@Terminus: Monk-type? Considered a freak because of your "exotic" choice of PhD? I'm sure there are others doing this at your university. I'm a little curious about in what sense you feel string theory to be a meta theory of GR. It's about the things in space, isn't it. It "just" contains every math possible, and so you learn lots of differential geometry and so GR, but a meta theory? Also, if you say hight energy physics goes nowhere, because no progress, do you mean string people block the field? Because just because there has been no progress doesn't mean it will stay like this, right? – NikolajK Jan 31 '12 at 8:32
Even though I like the advice about curiousity there is no need to rant against string theory (what You obviously like to do as I have noted from some of Your other "answers") here on Physics SE. So I downvoted. – Dilaton Jan 31 '12 at 8:40
'Exotic' means 'of small practical importance to physics' as I am more concerned with mathematics (for which my research, too, can have little meaning). Most phisicists are interested is more serious problems, hence 'freak'. And many physicists today are enthusiasts of string theory - me not, hence 'double freak'. All in all, I did not want to sound rude. This is just my advice - I will give the same to my son when he grows up. – Terminus Feb 1 '12 at 12:35
@NickKidman It is far more interesting to work in the field where there is a significant progress (like biophysics, etc.) than in a field where you have no progress over 20 years. The situation in HEP might change, though. I just think, for now, one can have more fun (and fame/money, if sbd. cares) working on something hot. – Terminus Feb 1 '12 at 12:40

Statistical Mechanics is the future of Physics. See the works of Roger Balian for some of the most exciting ideas around. See


The main « problem » in Statistical Mechanics has been its robustness, i.e., the properties in the large of an assembly do not have a sensitive dependence on the microproperties of the constituents of the system. But as some such parameter varies, suddenly the large-scale properties change approximately discontinuously or catastrophically. The practical importance of metal fatigue and the theoretical interest of super-fluidity are both examples of this.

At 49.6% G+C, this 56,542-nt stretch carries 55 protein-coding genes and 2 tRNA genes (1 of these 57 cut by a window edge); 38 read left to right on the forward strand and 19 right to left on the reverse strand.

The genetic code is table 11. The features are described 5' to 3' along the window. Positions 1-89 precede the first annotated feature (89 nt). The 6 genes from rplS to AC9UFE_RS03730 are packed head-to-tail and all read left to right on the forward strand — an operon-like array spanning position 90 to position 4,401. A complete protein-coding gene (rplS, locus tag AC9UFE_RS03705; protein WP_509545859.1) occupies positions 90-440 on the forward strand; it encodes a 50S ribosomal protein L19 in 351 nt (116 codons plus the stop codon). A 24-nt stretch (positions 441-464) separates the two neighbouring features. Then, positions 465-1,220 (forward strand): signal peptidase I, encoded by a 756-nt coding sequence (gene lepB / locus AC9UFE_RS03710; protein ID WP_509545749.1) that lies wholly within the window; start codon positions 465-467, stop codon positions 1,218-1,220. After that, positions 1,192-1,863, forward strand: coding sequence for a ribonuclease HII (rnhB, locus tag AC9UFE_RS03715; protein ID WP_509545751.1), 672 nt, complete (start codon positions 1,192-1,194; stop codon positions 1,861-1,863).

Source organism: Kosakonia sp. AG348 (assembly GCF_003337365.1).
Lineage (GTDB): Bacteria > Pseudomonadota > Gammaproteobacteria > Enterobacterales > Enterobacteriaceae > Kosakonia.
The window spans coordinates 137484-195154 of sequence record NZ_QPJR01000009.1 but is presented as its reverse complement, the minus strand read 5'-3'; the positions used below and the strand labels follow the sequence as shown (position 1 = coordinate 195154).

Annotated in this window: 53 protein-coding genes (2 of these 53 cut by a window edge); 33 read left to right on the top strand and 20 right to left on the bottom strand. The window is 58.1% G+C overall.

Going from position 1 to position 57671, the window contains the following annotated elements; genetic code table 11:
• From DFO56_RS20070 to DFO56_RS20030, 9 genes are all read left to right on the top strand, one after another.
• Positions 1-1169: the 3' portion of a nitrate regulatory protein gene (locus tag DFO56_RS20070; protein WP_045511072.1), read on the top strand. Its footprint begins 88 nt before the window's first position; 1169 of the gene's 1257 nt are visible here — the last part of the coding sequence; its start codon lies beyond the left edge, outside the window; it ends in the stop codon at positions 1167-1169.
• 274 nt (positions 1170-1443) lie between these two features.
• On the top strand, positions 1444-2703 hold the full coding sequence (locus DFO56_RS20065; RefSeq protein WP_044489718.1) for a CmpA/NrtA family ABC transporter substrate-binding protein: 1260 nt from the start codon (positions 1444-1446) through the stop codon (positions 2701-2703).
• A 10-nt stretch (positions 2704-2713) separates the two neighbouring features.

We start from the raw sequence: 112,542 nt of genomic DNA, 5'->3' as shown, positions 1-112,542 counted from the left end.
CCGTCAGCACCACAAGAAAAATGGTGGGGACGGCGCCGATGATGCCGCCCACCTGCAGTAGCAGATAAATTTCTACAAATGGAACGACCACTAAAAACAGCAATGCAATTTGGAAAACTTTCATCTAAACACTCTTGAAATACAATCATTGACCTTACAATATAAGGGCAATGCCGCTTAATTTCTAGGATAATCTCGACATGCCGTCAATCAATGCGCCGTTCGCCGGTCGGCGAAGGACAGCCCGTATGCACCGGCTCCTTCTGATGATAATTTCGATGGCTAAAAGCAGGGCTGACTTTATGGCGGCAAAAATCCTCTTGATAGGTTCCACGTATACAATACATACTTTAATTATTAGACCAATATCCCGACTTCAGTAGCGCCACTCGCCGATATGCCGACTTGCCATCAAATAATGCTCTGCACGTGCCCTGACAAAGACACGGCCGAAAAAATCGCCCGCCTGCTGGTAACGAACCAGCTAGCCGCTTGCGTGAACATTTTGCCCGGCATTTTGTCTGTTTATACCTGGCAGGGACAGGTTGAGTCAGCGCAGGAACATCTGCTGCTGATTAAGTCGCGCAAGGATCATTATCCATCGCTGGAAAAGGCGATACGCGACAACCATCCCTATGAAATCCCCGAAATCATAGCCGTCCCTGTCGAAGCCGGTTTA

Meso-scopic properties will be at the forefront of nano-technology and many of the most important future developments of physics, so forget cosmology and elementary particles, think about the new kinds of statistical limits needed to study mesoscopy instead.

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Could you elaborate a little what makes you say that statistical mechanics is the future? I have a hard time comparing subjects like this. Some argue that theoretical high energy particle physicists are "only working for their own fields sake", but there are also more applied fields like (quantum) optics etc., no? – NikolajK Jan 30 '12 at 17:34
Perhaps i am biassed towards theory instead of experiment. StatMech is a field where much of fundamental importance, even theoretically, remains to be done, and which will also have applications. The field is in some sense larger than quantum optics, and many statistical aspects of photon behaviour, part of quantum optics, are best treated statistical mechanically. All solid state physics is part of StatMech, perhaps this helps. – joseph f. johnson Jan 30 '12 at 18:32

Hilariously, I think astrophysicists (the ones who do observation, not the theorists) are the ones who are most able to explain a wide range of physical topics. This suggests that it is extremely dependent on where you are, and who you sample.

I'm a condensed matter theorist who works on biology. I chose condensed matter because in its abstract form it's about finding generalised ways to re-construct bigger scales from the smaller ones, which is going to become more and more important, since the Standard Model does a pretty good job of being sufficiently precise for almost all practical purposes. If you've never come across it, Phil Anderson's old essay "More is Different" is a read.